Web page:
'The Woman In The Window' stars Amy Adams and Julianne Moore: 'We jumped at the chance to work together!'

Amy Adams and Julianne Moore as Anna and Jane, sitting at Anna's kitchen table while Jane shows Anna her pendant, in The Woman In The Window
Amy Adams and Julianne Moore in thriller The Woman In The Window (Image credit: Netflix / Sue Gordon)

Netflix's new film The Woman In The Window, based on the novel by AJ Finn, features a blockbuster cast including Amy Adams, Julianne Moore, Gary Oldman and Anthony Mackie. 

It's the story of agoraphobic Anna Fox, who lives in a Harlem brownstone and is intrigued by the new family, the Russells, who have moved in across the street. After befriending their teenage son Ethan (News Of The World's Fred Hechinger), Anna meets a woman she believes to be his mother, Jane (Julianne Moore), and grows close to her too.

Then, one night Anna hears a scream from across the street and, looking through the window, sees Jane being attacked in her home. But when she calls the police, both Ethan and his father Alistair (Gary Oldman) claim that nothing is wrong — and Anna is even more confused when Alistair introduces her to his wife Jane (Jennifer Jason Leigh), who is not the woman Anna met before. Did Anna really see what she thought she saw, or is her mind playing tricks on her?

Here Amy, 46, and Julianne, 60, reveal more about their characters — and why they were thrilled to finally have the opportunity to work together...

Amy on playing Anna in The Woman In The Window

"I’m a fan of psychological thrillers, especially the ones from the 50s and 60s. When I spoke with Joe [Wright, the director] about how we were going to approach this, the way that he wanted to film it, and the tension he wanted to build, I was so attracted to that — I love Joe, and I’ve wanted to work with him forever. But I also really loved how we looked at Anna, and how she was someone who was struggling with so much darkness. There’s a lot of shame, a lot of secrets, and it just was a really interesting approach to the thriller, so I was really excited. I hadn’t done anything like it before, so it was something I really was happy to dive into."

A distressed looking Anna (Amy Adams) stands facing the camera in her robe, with Jane (Jennifer Jason Leigh), Detective Little (Brian Tyree Henry), Alistair (Gary Oldman) and David (Wyatt Russell) standing some distance behind her

Did Anna really witness a crime — or is she losing her sanity? (Image credit: Netflix / Sue Gordon)

Julianne Moore on Anna's relationship with the outside world

"I loved how important her relationships were to the people that came in and out of that house. Because I think about that: during the pandemic, all of my communications were with people over Zoom, or somebody coming to the end of your yard and talking over a fence, and they all felt important, I think, for all of us. I love how that resonated in the film, that you see Anna's connections to these people as they enter her world, whether or not they’re real perceptions or not, but you see the strength of those relationships and how intense they feel."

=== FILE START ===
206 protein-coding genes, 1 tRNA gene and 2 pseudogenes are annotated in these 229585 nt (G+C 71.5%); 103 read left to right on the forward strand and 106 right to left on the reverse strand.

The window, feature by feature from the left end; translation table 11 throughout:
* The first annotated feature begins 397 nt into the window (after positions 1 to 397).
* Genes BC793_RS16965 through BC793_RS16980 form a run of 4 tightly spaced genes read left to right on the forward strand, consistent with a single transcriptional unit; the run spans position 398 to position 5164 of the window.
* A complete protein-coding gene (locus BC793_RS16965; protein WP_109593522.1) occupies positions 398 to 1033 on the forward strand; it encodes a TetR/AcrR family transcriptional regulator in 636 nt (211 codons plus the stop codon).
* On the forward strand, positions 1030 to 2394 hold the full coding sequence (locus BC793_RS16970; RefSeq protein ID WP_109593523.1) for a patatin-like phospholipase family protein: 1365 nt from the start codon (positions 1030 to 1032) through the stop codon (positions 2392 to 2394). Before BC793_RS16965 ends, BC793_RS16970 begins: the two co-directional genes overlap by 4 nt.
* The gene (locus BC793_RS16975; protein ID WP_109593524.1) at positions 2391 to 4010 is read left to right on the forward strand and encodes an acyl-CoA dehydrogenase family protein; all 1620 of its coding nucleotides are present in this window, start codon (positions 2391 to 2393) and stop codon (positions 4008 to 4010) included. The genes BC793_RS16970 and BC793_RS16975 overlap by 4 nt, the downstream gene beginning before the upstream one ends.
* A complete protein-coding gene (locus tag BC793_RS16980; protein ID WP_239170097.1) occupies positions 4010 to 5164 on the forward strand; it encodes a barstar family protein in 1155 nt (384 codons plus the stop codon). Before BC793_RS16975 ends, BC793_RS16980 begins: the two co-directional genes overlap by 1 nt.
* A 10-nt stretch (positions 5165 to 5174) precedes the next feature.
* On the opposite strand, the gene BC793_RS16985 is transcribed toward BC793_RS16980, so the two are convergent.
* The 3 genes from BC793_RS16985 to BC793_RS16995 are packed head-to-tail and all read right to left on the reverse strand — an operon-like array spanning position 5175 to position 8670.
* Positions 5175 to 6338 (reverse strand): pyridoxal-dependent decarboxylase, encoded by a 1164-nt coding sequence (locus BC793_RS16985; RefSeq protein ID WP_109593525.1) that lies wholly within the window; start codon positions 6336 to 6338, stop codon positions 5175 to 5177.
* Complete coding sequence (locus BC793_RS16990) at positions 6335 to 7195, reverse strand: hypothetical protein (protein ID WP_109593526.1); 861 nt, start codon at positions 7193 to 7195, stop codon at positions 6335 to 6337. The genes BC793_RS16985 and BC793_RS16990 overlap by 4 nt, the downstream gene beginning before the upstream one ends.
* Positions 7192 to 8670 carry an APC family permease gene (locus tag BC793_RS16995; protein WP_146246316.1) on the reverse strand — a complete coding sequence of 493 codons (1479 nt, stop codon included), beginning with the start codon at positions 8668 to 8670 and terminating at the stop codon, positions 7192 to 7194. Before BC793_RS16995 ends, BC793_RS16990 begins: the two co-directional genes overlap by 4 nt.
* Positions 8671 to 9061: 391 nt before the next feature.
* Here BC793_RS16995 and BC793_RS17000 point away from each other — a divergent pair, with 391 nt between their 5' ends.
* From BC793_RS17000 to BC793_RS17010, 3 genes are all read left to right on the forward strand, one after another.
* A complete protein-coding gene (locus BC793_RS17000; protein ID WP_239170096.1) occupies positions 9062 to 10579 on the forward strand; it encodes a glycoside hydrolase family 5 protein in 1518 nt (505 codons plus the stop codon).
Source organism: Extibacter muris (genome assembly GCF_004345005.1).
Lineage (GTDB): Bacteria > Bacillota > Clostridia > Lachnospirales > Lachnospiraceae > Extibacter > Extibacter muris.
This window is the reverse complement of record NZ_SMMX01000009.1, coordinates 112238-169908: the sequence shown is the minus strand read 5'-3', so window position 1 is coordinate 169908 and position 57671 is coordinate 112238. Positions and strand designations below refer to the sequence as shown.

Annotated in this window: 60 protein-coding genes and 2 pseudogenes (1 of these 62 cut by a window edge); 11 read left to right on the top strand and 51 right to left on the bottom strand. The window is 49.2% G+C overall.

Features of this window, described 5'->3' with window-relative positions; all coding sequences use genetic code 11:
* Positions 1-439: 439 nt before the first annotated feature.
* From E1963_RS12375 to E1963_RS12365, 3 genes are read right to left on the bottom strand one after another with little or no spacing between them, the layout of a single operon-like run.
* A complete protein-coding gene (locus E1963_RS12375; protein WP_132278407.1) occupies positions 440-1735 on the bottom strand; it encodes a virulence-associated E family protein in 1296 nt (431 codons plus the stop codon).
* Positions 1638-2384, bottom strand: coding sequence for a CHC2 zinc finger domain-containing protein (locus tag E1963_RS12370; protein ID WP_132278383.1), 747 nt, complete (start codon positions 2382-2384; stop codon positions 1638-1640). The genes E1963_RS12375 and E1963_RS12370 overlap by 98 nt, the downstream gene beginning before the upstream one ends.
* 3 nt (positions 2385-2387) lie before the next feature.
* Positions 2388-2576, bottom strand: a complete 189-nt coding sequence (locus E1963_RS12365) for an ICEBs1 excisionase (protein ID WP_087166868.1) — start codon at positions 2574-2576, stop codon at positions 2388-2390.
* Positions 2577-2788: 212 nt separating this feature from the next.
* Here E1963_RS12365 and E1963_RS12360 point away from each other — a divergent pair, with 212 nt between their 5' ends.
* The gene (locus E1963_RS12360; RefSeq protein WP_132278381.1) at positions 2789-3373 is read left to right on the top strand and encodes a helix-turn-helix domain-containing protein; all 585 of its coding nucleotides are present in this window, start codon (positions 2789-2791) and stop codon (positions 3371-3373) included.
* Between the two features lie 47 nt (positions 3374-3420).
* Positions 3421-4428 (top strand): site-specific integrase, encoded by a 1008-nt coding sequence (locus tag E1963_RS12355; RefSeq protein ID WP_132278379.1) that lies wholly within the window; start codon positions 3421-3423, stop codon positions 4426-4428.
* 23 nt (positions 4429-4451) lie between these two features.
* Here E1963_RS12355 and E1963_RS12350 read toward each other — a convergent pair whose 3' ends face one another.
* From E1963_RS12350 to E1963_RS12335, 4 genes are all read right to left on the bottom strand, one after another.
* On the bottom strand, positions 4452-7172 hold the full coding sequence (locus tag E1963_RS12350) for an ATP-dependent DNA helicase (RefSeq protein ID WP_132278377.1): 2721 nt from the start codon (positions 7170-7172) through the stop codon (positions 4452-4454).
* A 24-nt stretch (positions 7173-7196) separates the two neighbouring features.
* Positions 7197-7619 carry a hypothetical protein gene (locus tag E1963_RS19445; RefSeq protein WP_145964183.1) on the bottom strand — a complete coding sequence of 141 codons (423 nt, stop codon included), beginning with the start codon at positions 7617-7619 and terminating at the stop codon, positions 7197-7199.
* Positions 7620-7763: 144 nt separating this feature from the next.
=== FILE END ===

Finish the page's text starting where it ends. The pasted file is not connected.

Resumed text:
Julianne and Amy on finally having an opportunity to work together

Julianne: "I’ve been a fan of Amy’s for so long, and really only knew her a little bit socially from events and stuff, so I jumped at the chance to do this with her, and I had so much fun. She’s such an extraordinary actor and a wonderful person, and it was great to have intimate scenes like that. 

"I loved the fact that my character, as mysterious as she is, has this genuine connection to this woman — you see the two of them communicating and having an experience together. For me, it was a dream, and the way Amy anchors this entire film, she carries it! She carries the whole thing with so much emotion, so much truth, so much tension. She’s a marvel to watch and I was thrilled to be able to do that scene with her."

Anna (Amy Adams) peers from behind a curtain inside a darkened room

Anna keeps an eye on her street — but can she trust what she sees? (Image credit: Netflix / Sue Gordon)

Amy: "I am obsessed with Julianne, so I was so excited she was doing this. I really just wanted to know everything about her — I sort of felt like my character Ashley in [2005 movie] Junebug, where I just was like, ‘what about this? What about that?’ with her, and just in awe. 

"This happens to me a lot, where I’m in a scene with somebody and I’m watching them, and I forget that I’m supposed to be their scene partner because I’m just in awe of what they’re doing. That happened with Julianne several times! I since have gotten to work with her again on something for one scene [in the upcoming film adaptation of Dear Evan Hansen]. I want to work with Julianne for longer than one scene — that’s something that’s on my bucket list!

"She brought so much depth to this character, this character brought joy into Anna’s life, which then sort of created this believability that Anna would then want to protect her, and to protect that relationship, and see herself in her. Anyway, I loved it. I was very chatty on set, I got in a lot of trouble for chatting!"

The Woman In The Window launches on Netflix from Friday May 14.

Steven Perkins
Staff Writer for TV & Satellite Week, TV Times, What's On TV and whattowatch.com

Steven Perkins is a Staff Writer for TV & Satellite Week, TV Times, What's On TV and whattowatch.com (opens in new tab), who has been writing about TV professionally since 2008. He was previously the TV Editor for Inside Soap before taking up his current role in 2020. He loves everything from gritty dramas to docusoaps about airports and thinks about the Eurovision Song Contest all year round.